“…I am convinced that [Broder] took on the test drive in good faith, and told the story as he experienced it. Did he use good judgment along the way? Not especially. In particular, decisions he made at a crucial juncture – when he recharged the Model S in Norwich, Conn., a stop forced by the unexpected loss of charge overnight – were certainly instrumental in this saga’s high-drama ending. In addition, Mr. Broder left himself open to valid criticism by taking what seem to be casual and imprecise notes along the journey, unaware that his every move was being monitored. A little red notebook in the front seat is no match for digitally recorded driving logs, which Mr. Musk has used, in the most damaging (and sometimes quite misleading) ways possible, as he defended his vehicle’s reputation…People will go on contesting these points – and insisting that they know what they prove — and that’s understandable. In the matter of the Tesla Model S and its now infamous test drive, there is still plenty to argue about and few conclusions that are unassailable.”
Perhaps realizing that his vigorous defense of his car had triggered the Streisand Effect, Musk took to Twitter again, this time saying that the ombudsmadam’s article was “thoughtful” and that his faith in the Times was hereby restored. This put a nicely disingenuous spin on the whole episode.
Here is the final ethics tally: Continue reading
I won’t hold you in suspense, and no, it’s not that I expect or deserve any awards. What Steven Spielberg’s justly acclaimed historical drama and this blog have in common is being unfairly peppered with a presumptuous breed of complaint that nears the top of my all time “Unfair Criticisms List.”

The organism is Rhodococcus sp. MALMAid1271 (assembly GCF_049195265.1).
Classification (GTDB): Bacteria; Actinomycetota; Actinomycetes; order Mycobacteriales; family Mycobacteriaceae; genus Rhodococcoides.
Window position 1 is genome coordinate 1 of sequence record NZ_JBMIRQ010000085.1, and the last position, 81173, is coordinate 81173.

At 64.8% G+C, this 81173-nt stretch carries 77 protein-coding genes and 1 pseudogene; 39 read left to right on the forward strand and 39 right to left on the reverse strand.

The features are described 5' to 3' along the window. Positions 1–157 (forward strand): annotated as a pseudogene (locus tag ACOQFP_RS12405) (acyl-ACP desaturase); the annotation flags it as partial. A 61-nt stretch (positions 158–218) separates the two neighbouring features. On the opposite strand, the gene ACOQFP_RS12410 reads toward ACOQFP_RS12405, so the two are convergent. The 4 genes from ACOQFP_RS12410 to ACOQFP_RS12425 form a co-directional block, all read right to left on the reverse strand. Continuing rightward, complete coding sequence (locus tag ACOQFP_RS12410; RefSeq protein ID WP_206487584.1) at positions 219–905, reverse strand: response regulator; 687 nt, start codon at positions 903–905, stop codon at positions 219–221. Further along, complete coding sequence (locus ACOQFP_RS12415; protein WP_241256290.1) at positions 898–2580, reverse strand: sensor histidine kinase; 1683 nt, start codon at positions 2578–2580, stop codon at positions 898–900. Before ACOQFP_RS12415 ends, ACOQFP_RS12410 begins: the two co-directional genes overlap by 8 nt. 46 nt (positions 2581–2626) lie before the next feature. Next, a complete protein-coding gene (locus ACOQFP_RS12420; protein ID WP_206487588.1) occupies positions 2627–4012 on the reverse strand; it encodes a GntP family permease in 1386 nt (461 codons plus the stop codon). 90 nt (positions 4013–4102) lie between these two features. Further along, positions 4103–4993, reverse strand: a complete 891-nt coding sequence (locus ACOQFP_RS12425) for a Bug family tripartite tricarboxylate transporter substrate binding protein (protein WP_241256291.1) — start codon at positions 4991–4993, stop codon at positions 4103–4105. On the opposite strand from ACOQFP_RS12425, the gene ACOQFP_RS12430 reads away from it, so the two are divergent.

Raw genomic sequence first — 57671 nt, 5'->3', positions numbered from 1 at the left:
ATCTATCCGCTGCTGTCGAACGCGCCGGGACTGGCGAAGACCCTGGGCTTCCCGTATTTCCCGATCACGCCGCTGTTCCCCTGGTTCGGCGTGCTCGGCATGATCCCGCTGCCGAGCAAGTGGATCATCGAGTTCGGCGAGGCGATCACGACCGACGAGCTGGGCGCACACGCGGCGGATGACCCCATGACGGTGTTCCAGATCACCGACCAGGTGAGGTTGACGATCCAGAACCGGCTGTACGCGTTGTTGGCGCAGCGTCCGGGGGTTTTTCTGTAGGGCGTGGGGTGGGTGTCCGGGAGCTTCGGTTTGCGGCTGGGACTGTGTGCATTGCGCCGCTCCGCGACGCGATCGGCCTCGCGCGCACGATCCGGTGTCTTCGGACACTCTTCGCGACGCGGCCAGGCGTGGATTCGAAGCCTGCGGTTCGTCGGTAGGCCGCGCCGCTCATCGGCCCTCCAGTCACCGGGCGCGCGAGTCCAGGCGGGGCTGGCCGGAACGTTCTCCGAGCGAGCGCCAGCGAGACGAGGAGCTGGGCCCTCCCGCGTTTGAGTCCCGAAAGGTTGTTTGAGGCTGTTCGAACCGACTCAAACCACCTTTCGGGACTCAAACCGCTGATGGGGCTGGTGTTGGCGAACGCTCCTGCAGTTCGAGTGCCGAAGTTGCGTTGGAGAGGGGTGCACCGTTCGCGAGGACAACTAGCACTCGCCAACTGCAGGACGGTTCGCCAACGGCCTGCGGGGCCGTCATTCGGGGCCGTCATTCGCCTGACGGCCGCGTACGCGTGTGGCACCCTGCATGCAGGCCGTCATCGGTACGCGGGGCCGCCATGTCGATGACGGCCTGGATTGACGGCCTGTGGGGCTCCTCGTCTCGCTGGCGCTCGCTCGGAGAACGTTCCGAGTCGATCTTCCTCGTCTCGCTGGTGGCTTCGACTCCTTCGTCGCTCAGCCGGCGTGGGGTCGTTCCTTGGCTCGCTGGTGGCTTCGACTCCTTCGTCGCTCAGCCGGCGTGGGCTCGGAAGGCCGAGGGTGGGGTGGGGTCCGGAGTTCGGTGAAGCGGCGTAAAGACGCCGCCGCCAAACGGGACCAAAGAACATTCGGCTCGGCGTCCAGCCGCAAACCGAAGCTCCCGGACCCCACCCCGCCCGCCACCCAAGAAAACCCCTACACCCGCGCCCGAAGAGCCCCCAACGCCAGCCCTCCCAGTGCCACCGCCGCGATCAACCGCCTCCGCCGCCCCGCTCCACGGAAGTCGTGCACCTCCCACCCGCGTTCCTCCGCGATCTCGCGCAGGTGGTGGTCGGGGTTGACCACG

Here, the complaint usually takes this form: “Why are you writing about Chex Mix labeling when [Pick ONE:] a) we’re about to give up our sovereignty and let anyone just break the law to come across the border? b) Fox news lies to the public every day? c) there are unethical things going on that I care about more ?” Regarding Lincoln, the favorite criticism in the media and on the web of late has been that in the process of showing the sausage-making and political maneuvers that allowed the 13th Amendment to become the law of the land, Spielberg neglected to show the evils of slavery, which, of course, if he were to do without risking the criticism (which he would get anyway) that he did so in a perfunctory and inadequate way, would require either lengthening the film to an unwatchable length, or cutting out significant portions of the story he chose to tell. This obnoxious complaint was brought to a full-throated crescendo by Tony Gittens, director of the Washington, D.C., International Film Festival, in today’s Washington Post. He writes: